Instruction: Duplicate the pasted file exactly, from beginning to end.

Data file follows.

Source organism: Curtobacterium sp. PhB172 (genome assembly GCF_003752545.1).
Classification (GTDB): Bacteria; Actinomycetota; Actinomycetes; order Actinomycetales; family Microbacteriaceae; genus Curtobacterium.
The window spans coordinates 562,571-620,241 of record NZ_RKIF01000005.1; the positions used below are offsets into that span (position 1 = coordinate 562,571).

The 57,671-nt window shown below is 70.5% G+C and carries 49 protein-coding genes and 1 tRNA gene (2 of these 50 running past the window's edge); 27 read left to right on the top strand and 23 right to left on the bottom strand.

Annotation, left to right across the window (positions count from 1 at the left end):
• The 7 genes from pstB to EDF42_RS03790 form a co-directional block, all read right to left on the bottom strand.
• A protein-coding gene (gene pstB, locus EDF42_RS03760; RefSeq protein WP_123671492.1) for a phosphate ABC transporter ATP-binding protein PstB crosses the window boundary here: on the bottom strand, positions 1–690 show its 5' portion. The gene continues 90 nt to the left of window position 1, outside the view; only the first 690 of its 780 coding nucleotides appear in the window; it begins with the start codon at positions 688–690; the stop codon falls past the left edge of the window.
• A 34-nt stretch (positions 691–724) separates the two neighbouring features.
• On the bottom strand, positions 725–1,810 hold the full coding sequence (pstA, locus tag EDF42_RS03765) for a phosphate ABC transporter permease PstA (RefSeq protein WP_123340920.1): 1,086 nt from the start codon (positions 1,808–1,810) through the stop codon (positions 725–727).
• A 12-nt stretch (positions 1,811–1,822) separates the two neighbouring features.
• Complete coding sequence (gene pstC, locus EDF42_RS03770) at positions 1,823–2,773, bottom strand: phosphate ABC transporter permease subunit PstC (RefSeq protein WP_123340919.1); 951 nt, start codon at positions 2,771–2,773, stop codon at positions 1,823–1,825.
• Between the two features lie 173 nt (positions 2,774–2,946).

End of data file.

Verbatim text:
Source organism: Curtobacterium sp. PhB172 (genome assembly GCF_003752545.1).
Classification (GTDB): Bacteria; Actinomycetota; Actinomycetes; order Actinomycetales; family Microbacteriaceae; genus Curtobacterium.
The window spans coordinates 562,571-620,241 of record NZ_RKIF01000005.1; the positions used below are offsets into that span (position 1 = coordinate 562,571).

The 57,671-nt window shown below is 70.5% G+C and carries 49 protein-coding genes and 1 tRNA gene (2 of these 50 running past the window's edge); 27 read left to right on the top strand and 23 right to left on the bottom strand.

Annotation, left to right across the window (positions count from 1 at the left end):
• The 7 genes from pstB to EDF42_RS03790 form a co-directional block, all read right to left on the bottom strand.
• A protein-coding gene (gene pstB, locus EDF42_RS03760; RefSeq protein WP_123671492.1) for a phosphate ABC transporter ATP-binding protein PstB crosses the window boundary here: on the bottom strand, positions 1–690 show its 5' portion. The gene continues 90 nt to the left of window position 1, outside the view; only the first 690 of its 780 coding nucleotides appear in the window; it begins with the start codon at positions 688–690; the stop codon falls past the left edge of the window.
• A 34-nt stretch (positions 691–724) separates the two neighbouring features.
• On the bottom strand, positions 725–1,810 hold the full coding sequence (pstA, locus tag EDF42_RS03765) for a phosphate ABC transporter permease PstA (RefSeq protein WP_123340920.1): 1,086 nt from the start codon (positions 1,808–1,810) through the stop codon (positions 725–727).
• A 12-nt stretch (positions 1,811–1,822) separates the two neighbouring features.
• Complete coding sequence (gene pstC, locus EDF42_RS03770) at positions 1,823–2,773, bottom strand: phosphate ABC transporter permease subunit PstC (RefSeq protein WP_123340919.1); 951 nt, start codon at positions 2,771–2,773, stop codon at positions 1,823–1,825.
• Between the two features lie 173 nt (positions 2,774–2,946).